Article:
In a series of sculptures, billboards and public workshops, Jeremy Hutchison’s cloth monsters stalked our streets, bringing back the clothes that we have discarded as a shocking reminder of our over-consumption of fashion.
Dead White Man highlights the massive global trade in used garments, given to charity shops in the UK in such volume that as much as 75% goes on to be transported in giant bales to East and West Africa, notably Kenya and Ghana, where they are sold in vast markets for recycling in various forms. A large proportion is unusable and ends up on enormous toxic mountains that contaminate the environment and communities while the over-abundance of the recycled garments undermines the local textile industry, resulting in what the artist calls a ‘zombie imperialism’.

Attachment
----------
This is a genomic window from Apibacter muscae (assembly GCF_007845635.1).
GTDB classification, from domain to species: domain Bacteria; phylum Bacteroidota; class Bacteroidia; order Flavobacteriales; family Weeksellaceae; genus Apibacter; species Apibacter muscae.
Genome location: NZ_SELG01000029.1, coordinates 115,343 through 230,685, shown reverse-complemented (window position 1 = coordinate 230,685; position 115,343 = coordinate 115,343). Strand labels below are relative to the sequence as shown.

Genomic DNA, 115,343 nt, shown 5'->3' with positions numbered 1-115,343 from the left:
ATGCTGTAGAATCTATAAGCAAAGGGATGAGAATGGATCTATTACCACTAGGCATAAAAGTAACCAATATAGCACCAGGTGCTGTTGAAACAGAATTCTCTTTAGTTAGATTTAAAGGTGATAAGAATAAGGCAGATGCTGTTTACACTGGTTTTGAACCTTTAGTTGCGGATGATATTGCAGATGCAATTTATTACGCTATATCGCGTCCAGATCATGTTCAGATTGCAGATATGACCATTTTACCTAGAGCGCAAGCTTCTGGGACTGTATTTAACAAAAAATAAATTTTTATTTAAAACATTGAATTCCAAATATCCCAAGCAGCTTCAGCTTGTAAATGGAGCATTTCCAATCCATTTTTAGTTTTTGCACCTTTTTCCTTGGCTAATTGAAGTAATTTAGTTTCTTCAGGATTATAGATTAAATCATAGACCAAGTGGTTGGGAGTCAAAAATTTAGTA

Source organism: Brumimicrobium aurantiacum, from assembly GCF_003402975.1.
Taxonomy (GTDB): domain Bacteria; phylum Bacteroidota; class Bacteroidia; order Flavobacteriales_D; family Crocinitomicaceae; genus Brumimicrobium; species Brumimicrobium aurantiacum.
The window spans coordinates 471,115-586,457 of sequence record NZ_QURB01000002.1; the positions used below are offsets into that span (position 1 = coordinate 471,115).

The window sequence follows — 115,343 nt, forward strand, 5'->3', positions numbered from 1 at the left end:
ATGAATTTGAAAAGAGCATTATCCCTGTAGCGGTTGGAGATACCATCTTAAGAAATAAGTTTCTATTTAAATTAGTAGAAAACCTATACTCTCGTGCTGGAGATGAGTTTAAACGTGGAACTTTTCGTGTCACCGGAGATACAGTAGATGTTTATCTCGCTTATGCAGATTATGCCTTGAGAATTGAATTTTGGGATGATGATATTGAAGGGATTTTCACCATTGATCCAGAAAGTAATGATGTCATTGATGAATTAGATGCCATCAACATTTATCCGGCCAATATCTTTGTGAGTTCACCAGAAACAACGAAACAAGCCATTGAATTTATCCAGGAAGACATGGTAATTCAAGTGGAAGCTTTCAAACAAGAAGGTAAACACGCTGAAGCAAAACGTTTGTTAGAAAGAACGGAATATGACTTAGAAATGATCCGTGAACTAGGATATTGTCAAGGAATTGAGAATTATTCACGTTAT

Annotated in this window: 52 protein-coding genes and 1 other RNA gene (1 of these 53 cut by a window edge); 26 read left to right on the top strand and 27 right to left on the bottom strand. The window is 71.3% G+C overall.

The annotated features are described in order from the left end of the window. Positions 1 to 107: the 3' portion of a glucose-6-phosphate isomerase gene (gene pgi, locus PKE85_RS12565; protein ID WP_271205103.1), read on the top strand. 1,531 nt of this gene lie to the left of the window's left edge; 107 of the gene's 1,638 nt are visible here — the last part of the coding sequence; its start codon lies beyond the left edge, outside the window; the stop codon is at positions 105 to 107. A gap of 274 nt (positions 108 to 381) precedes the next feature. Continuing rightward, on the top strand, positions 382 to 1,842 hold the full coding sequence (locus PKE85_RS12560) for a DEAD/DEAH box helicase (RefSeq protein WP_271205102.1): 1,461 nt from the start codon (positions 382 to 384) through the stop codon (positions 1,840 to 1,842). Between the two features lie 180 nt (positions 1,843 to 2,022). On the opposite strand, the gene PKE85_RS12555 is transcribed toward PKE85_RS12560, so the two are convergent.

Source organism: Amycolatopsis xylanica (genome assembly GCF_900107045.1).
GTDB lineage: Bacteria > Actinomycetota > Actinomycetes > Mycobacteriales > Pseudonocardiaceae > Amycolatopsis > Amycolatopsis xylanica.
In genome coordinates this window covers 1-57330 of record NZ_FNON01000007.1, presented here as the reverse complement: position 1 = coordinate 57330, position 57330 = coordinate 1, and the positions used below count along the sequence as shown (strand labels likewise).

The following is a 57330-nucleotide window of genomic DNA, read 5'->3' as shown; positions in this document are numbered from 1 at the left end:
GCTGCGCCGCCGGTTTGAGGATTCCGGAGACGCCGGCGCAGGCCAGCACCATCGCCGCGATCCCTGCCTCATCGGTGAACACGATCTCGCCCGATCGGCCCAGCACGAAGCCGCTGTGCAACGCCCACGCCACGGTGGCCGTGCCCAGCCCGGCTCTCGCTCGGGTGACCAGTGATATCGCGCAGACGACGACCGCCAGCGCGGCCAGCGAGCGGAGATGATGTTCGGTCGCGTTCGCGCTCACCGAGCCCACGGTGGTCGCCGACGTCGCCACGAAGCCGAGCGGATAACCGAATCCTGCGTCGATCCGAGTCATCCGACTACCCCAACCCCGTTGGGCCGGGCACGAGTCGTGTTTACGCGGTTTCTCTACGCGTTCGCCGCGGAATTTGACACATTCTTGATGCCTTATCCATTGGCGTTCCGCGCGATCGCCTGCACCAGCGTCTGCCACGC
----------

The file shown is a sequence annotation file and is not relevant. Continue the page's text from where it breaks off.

To hear more about this work, listen to Jeremy’s conversation with Nest Collective’s Sunny Dolat and Amber Butchart in Episode 1 of the Cloth Cultures podcast, Season 3.
To accompany his installation at the British Textile Biennial, a series of workshops took place in schools and community centres across Lancashire. Bales of secondhand clothes were shredded, allowing participants to transform secondhand clothes into a horde of miniature zombies. These invoke the ancient use of effigies in healing rituals. Come and see this army of over 600 mini monsters made by Jeremy Hutchison in collaboration with 364 workshop participants on 29 Northgate, Blackburn.
The artist would like to thank The Hollins (Accrington), Marsden Heights Community College (Nelson), Altham St James Church of England Primary School (Padiham), Blessed Trinity RC College (Burnley), the National Festival of Making, Burnley Canal Festival and all the participants who dedicated their time to this project.
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